A compartmentalized approach to the assembly of physical maps
1 National Cancer Institute, National Institutes of Health, Bethesda, MD 20892, USA
2 Department of Botany and Plant Sciences, University of California, Riverside, CA 92521, USA
3 Department of Computer Science and Engineering, University of California, Riverside, CA 92521, USA
BMC Bioinformatics 2009, 10:217 doi:10.1186/1471-2105-10-217Published: 15 July 2009
Physical maps have been historically one of the cornerstones of genome sequencing and map-based cloning strategies. They also support marker assisted breeding and EST mapping. The problem of building a high quality physical map is computationally challenging due to unavoidable noise in the input fingerprint data.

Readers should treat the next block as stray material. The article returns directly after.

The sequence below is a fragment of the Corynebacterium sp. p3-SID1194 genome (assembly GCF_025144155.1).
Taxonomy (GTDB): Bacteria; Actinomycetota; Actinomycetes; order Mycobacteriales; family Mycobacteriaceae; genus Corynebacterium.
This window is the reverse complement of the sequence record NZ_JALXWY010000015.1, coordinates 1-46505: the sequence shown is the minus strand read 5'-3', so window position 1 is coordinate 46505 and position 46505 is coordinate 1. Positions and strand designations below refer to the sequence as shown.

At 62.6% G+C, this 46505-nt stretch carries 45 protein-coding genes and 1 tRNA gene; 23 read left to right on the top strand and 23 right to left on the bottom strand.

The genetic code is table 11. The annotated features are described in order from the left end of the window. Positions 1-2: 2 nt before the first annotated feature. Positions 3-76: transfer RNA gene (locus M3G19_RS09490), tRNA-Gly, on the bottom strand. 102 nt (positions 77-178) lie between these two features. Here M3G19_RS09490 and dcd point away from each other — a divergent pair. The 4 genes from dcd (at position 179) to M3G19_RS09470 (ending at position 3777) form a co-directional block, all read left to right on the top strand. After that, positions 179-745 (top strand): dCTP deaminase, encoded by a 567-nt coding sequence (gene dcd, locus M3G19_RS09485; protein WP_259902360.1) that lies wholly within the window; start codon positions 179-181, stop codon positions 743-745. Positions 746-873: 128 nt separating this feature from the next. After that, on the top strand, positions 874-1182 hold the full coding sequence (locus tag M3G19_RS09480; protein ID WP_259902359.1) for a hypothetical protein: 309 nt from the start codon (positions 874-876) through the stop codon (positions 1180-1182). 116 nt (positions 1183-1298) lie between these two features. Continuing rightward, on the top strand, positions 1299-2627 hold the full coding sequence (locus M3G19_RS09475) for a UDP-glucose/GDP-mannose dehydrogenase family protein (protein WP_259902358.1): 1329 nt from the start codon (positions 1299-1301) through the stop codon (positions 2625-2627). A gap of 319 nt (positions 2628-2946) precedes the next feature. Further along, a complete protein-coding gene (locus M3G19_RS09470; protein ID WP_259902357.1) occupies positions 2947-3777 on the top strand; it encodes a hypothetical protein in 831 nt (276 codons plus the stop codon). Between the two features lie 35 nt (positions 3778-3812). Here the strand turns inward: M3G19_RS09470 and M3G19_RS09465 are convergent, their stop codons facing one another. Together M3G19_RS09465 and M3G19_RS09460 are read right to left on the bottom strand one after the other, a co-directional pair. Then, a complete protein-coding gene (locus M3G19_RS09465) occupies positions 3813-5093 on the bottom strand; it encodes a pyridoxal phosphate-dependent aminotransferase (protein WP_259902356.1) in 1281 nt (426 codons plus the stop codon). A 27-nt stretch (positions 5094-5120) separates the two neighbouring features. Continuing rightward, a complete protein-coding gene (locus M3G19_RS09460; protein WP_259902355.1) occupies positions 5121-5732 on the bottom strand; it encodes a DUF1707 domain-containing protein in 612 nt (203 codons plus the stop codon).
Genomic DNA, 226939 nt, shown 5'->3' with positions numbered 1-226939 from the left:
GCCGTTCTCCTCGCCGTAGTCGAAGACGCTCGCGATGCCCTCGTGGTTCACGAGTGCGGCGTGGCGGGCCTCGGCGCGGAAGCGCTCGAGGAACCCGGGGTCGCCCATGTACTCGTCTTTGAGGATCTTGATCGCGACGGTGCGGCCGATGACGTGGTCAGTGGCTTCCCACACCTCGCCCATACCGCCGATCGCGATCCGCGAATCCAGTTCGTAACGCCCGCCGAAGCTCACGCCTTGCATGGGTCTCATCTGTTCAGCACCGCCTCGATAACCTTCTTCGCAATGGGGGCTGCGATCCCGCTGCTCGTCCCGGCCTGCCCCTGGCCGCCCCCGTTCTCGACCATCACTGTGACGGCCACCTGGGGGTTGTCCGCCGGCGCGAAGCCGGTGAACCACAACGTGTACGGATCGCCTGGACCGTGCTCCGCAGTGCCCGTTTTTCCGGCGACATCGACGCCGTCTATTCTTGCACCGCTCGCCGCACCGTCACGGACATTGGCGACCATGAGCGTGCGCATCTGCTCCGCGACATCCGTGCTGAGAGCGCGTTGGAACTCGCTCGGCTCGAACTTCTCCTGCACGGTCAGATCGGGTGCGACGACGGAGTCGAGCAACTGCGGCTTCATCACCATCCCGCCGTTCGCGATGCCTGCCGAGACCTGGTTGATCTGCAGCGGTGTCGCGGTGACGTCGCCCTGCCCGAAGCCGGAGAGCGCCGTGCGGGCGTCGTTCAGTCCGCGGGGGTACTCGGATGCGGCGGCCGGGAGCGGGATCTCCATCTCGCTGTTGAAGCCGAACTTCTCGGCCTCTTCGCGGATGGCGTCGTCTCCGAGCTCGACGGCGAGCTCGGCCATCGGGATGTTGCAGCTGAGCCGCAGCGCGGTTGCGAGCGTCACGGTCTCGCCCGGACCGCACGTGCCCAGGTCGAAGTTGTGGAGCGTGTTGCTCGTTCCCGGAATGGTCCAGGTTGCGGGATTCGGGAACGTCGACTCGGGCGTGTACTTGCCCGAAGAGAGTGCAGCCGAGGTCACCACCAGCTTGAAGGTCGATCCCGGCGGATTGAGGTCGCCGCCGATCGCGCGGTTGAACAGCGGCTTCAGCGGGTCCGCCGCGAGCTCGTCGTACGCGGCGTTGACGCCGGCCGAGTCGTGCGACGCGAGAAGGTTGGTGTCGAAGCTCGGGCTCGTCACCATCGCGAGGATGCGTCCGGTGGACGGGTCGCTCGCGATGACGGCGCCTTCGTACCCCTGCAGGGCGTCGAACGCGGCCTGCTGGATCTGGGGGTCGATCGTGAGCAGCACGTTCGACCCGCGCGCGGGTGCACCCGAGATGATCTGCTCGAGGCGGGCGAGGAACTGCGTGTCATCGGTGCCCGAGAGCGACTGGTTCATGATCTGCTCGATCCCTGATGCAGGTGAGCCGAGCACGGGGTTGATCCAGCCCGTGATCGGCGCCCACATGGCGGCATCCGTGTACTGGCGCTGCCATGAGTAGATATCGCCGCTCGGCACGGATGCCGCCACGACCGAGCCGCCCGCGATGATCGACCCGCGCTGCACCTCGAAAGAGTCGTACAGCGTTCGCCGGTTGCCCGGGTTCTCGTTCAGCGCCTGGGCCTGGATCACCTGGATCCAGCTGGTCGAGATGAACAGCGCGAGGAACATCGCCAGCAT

We propose a novel compartmentalized method for the assembly of high quality physical maps from fingerprinted clones. The knowledge of genetic markers enables us to group clones into clusters so that clones in the same cluster are more likely to overlap. For each cluster of clones, a local physical map is first constructed using FingerPrinted Contigs (FPC). Then, all the individual maps are carefully merged into the final physical map. Experimental results on the genomes of rice and barley demonstrate that the compartmentalized assembly produces significantly more accurate maps, and that it can detect and isolate clones that would induce "chimeric" contigs if used in the final assembly.